1

I simply want to show green circle after username if user is online and nothing if user is offline.

I've found this 5 years old question but both of the ideas seems bad because I've been told than setting transients often is rather expensive and also constant database update seems like a bad idea.

Has there been any changes? Is there a better way to check if (not current) user is online?

How come there's a simple function is_user_logged_in() for current user but there's still no way to check for others? Isn't there some kind of flag or something?

4

WordPress doesn't track if a user is online. It can only know if the current is online, which is always yes ( else there would be no request ). If you want to know if a different user that isn't the current user is online, that information doesn't exist, and you'll need to implement it yourself.

is_user_logged_in checks if the current user is authenticated aka logged in, it's not a test if a user is online

In order to do this you're also going to have to make compromises, and realtime online or not status tracking is not something you can do solely within WordPress.

Your options include:

  • Updating a timestamp every time you access a page in user meta, then using that timestamp as a test ( aka if a users timestamp is within the last 5 minutes consider them online ), have an AJAX call ping your site to refresh the timer. Note that if the user closes their browser just after loading a page, they'll still show online for 5 minutes, and there's a performance cost to doing this, it will not scale with traffic
  • Having a flag that indicates a user is online, and setting it to true when a user hits any page. Have a cron job that sets all flags to false at regular intervals. This will be cheaper to query on, but it's more expensive to run. You can make it less expensive by increasing the time delay of cron jobs, thus reducing accuracy. This still makes logged in users more expensive as every page load includes a database write. It will not scale with traffic.
  • Use an external service and set up a Heroku/Simperium/Node server that's independent of WordPress and tracks online state. How you would do this is beyond the scope of this site as you're moving into other areas of expertise outside of WordPress. This is the most complex and expensive option, but it does mean your WordPress install is not adversely impacted. It does mean that the online presence data is unavailable in WordPress itself, you will not be able to query unless you build mechanisms to do so which will be expensive. The code that makes the icon green will need to be in javascript on the browser. The worst case scenario here however is that your presence logic fails as your external server buckles under load, but your WordPress site no longer has DB writes on every page load, and your site scales better with traffic than the other options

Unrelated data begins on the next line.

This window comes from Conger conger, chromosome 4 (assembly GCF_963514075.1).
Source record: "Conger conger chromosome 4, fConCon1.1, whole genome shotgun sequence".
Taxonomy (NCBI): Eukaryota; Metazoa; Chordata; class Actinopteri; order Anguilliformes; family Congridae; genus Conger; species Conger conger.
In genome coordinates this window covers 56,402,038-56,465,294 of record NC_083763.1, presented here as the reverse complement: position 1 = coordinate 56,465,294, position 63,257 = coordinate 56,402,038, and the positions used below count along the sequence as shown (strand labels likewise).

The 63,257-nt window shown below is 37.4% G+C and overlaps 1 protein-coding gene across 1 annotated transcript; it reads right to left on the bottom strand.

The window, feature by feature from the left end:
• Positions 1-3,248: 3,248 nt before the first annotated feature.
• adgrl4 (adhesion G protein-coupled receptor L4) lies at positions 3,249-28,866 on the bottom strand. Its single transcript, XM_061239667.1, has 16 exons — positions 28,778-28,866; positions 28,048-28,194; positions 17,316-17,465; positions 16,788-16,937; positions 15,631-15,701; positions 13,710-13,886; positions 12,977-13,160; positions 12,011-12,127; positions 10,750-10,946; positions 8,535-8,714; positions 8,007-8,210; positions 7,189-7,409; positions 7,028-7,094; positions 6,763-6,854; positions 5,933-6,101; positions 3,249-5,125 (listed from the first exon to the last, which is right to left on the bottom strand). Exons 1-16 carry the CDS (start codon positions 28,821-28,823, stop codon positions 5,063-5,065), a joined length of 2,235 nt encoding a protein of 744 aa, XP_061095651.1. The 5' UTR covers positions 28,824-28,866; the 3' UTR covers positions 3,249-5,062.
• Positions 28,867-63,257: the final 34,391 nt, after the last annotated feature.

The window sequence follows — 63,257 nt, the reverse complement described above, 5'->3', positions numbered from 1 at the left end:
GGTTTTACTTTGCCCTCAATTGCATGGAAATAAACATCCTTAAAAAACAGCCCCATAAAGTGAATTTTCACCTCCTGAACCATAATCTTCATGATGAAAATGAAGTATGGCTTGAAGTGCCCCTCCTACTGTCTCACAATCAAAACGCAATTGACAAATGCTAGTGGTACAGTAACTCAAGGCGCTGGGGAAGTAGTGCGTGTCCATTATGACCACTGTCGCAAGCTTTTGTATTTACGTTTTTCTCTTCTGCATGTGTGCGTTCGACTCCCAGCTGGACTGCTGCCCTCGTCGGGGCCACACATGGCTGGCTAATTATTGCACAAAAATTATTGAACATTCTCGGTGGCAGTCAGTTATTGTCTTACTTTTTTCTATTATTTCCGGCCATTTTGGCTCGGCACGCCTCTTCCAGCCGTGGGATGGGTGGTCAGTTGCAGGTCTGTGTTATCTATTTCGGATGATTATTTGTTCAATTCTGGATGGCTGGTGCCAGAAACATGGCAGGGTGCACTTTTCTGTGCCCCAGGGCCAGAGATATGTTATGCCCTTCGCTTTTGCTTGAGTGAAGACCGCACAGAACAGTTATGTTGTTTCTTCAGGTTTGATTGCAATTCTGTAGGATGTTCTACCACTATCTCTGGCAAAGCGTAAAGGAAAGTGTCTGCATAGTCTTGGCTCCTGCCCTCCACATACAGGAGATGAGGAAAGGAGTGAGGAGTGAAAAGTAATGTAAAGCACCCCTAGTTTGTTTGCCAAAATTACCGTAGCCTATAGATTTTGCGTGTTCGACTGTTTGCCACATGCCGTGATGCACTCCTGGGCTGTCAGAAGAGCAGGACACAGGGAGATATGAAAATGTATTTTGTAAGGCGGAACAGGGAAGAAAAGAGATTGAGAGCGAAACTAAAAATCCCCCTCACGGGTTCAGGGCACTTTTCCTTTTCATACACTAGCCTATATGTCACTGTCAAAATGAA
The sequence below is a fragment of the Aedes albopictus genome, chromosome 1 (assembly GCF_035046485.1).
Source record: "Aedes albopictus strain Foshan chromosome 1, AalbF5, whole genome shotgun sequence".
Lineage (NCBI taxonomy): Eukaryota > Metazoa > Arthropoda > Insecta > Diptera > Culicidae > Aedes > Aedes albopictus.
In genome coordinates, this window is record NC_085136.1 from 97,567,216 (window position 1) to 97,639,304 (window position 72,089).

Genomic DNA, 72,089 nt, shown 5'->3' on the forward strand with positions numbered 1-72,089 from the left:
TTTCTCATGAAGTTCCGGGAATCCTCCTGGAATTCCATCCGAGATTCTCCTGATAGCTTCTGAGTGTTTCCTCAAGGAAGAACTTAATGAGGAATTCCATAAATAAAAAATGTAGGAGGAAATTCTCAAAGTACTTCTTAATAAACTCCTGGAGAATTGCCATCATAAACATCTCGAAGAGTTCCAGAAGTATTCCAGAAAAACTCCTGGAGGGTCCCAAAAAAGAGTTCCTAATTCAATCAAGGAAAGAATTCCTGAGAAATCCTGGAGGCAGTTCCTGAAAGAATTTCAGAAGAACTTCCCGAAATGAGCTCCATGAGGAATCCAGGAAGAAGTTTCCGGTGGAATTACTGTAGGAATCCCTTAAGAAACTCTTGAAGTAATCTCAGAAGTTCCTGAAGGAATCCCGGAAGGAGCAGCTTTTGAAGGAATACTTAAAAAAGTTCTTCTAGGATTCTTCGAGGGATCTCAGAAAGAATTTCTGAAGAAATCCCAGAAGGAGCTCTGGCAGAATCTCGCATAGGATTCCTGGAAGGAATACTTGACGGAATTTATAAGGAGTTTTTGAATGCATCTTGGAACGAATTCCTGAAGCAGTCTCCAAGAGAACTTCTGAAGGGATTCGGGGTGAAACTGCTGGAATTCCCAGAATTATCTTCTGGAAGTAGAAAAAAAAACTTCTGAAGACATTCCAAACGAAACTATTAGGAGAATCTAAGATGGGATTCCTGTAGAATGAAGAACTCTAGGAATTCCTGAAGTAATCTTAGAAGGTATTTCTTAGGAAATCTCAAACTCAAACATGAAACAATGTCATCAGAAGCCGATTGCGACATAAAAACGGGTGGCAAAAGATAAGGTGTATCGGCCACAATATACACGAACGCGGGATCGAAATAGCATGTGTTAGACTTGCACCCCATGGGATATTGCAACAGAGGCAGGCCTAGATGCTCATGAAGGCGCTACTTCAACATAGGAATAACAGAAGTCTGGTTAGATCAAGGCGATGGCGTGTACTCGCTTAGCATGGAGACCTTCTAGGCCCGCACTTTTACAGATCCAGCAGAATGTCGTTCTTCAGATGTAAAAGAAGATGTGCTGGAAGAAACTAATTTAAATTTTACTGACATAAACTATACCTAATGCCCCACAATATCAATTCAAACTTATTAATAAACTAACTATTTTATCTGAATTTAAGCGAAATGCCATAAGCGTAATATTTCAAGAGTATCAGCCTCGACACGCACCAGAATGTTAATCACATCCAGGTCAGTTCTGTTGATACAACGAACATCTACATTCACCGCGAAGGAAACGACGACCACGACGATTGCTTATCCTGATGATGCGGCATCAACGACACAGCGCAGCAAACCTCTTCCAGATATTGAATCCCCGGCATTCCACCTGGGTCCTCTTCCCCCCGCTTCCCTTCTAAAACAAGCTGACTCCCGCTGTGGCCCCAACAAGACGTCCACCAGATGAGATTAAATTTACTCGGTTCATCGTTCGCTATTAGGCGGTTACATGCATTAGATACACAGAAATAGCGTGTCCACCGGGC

Overall, what you're asking for is non-trivial, and while sounding simple, will either be very performance heavy, inaccurate, or require an additional server and development time. There is a trade off.

Also, any solution you devise that runs in PHP will necessarily mean that you can no longer do full page caches unless the online offline functionality is powered by javascript. Otherwise, if you show someone as online and your pages are cached for 24 hours, they'll still be online for the following 24 hours. If you use either of the first 2 options I presented, you'll also be unable to use caching for logged in users, and tools such as batcache or Varnish will break your system if applied to those users unless an uncached AJAX based system is used to indicate that someone is online

Will this change in the future? No, WordPress doesn't handle this kind of functionality or store this kind of data. WordPress does track sessions in user meta, but this is not the kind of data you are looking for. This may indicate how many devices a user has logged in on, but it's by no means reliable, and it can't be used to give an online or offline indicator

Your Answer

By clicking “Post Your Answer”, you agree to our terms of service, privacy policy and cookie policy

Not the answer you're looking for? Browse other questions tagged or ask your own question.